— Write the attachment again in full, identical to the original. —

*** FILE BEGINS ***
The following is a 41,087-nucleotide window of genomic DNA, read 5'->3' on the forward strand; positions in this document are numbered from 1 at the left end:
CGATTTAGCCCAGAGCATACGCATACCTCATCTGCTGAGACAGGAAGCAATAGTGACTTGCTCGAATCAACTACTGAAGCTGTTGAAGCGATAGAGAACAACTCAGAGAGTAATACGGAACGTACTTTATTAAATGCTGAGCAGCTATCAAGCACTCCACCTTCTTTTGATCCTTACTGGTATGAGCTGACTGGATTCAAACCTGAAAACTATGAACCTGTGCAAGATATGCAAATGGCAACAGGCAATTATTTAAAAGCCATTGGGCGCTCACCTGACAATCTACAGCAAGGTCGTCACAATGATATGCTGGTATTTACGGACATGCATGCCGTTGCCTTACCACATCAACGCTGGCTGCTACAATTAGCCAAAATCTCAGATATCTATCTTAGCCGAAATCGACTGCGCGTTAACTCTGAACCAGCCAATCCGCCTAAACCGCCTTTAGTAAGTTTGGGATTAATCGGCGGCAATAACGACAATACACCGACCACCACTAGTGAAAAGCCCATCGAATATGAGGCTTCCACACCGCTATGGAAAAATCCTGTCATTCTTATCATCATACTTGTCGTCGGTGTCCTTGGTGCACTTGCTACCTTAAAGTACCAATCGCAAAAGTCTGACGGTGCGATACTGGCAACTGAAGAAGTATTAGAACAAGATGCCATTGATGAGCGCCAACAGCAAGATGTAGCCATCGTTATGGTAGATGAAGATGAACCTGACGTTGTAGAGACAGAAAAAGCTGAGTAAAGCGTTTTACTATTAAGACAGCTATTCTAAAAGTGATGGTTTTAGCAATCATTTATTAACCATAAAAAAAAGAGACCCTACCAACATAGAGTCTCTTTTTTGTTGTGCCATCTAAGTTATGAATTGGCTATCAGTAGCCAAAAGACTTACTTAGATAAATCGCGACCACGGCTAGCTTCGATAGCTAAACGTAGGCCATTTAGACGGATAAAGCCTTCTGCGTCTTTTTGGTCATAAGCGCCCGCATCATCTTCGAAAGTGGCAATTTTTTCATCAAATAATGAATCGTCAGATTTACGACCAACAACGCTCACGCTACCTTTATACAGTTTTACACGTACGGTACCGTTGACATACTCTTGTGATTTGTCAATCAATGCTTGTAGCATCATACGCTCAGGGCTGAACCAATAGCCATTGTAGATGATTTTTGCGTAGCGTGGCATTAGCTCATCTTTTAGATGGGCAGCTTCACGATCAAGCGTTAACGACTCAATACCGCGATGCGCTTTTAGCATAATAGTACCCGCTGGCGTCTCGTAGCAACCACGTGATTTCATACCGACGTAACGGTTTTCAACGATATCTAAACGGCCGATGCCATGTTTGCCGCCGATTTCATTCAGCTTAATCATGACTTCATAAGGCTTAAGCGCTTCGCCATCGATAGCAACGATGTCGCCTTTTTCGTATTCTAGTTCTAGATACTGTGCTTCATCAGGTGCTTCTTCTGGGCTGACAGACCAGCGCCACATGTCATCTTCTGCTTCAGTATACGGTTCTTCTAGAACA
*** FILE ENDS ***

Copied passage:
The following is a 41,087-nucleotide window of genomic DNA, read 5'->3' on the forward strand; positions in this document are numbered from 1 at the left end:
CGATTTAGCCCAGAGCATACGCATACCTCATCTGCTGAGACAGGAAGCAATAGTGACTTGCTCGAATCAACTACTGAAGCTGTTGAAGCGATAGAGAACAACTCAGAGAGTAATACGGAACGTACTTTATTAAATGCTGAGCAGCTATCAAGCACTCCACCTTCTTTTGATCCTTACTGGTATGAGCTGACTGGATTCAAACCTGAAAACTATGAACCTGTGCAAGATATGCAAATGGCAACAGGCAATTATTTAAAAGCCATTGGGCGCTCACCTGACAATCTACAGCAAGGTCGTCACAATGATATGCTGGTATTTACGGACATGCATGCCGTTGCCTTACCACATCAACGCTGGCTGCTACAATTAGCCAAAATCTCAGATATCTATCTTAGCCGAAATCGACTGCGCGTTAACTCTGAACCAGCCAATCCGCCTAAACCGCCTTTAGTAAGTTTGGGATTAATCGGCGGCAATAACGACAATACACCGACCACCACTAGTGAAAAGCCCATCGAATATGAGGCTTCCACACCGCTATGGAAAAATCCTGTCATTCTTATCATCATACTTGTCGTCGGTGTCCTTGGTGCACTTGCTACCTTAAAGTACCAATCGCAAAAGTCTGACGGTGCGATACTGGCAACTGAAGAAGTATTAGAACAAGATGCCATTGATGAGCGCCAACAGCAAGATGTAGCCATCGTTATGGTAGATGAAGATGAACCTGACGTTGTAGAGACAGAAAAAGCTGAGTAAAGCGTTTTACTATTAAGACAGCTATTCTAAAAGTGATGGTTTTAGCAATCATTTATTAACCATAAAAAAAAGAGACCCTACCAACATAGAGTCTCTTTTTTGTTGTGCCATCTAAGTTATGAATTGGCTATCAGTAGCCAAAAGACTTACTTAGATAAATCGCGACCACGGCTAGCTTCGATAGCTAAACGTAGGCCATTTAGACGGATAAAGCCTTCTGCGTCTTTTTGGTCATAAGCGCCCGCATCATCTTCGAAAGTGGCAATTTTTTCATCAAATAATGAATCGTCAGATTTACGACCAACAACGCTCACGCTACCTTTATACAGTTTTACACGTACGGTACCGTTGACATACTCTTGTGATTTGTCAATCAATGCTTGTAGCATCATACGCTCAGGGCTGAACCAATAGCCATTGTAGATGATTTTTGCGTAGCGTGGCATTAGCTCATCTTTTAGATGGGCAGCTTCACGATCAAGCGTTAACGACTCAATACCGCGATGCGCTTTTAGCATAATAGTACCCGCTGGCGTCTCGTAGCAACCACGTGATTTCATACCGACGTAACGGTTTTCAACGATATCTAAACGGCCGATGCCATGTTTGCCGCCGATTTCATTCAGCTTAATCATGACTTCATAAGGCTTAAGCGCTTCGCCATCGATAGCAACGATGTCGCCTTTTTCGTATTCTAGTTCTAGATACTGTGCTTCATCAGGTGCTTCTTCTGGGCTGACAGACCAGCGCCACATGTCATCTTCTGCTTCAGTATACGGTTCTTCTAGAACA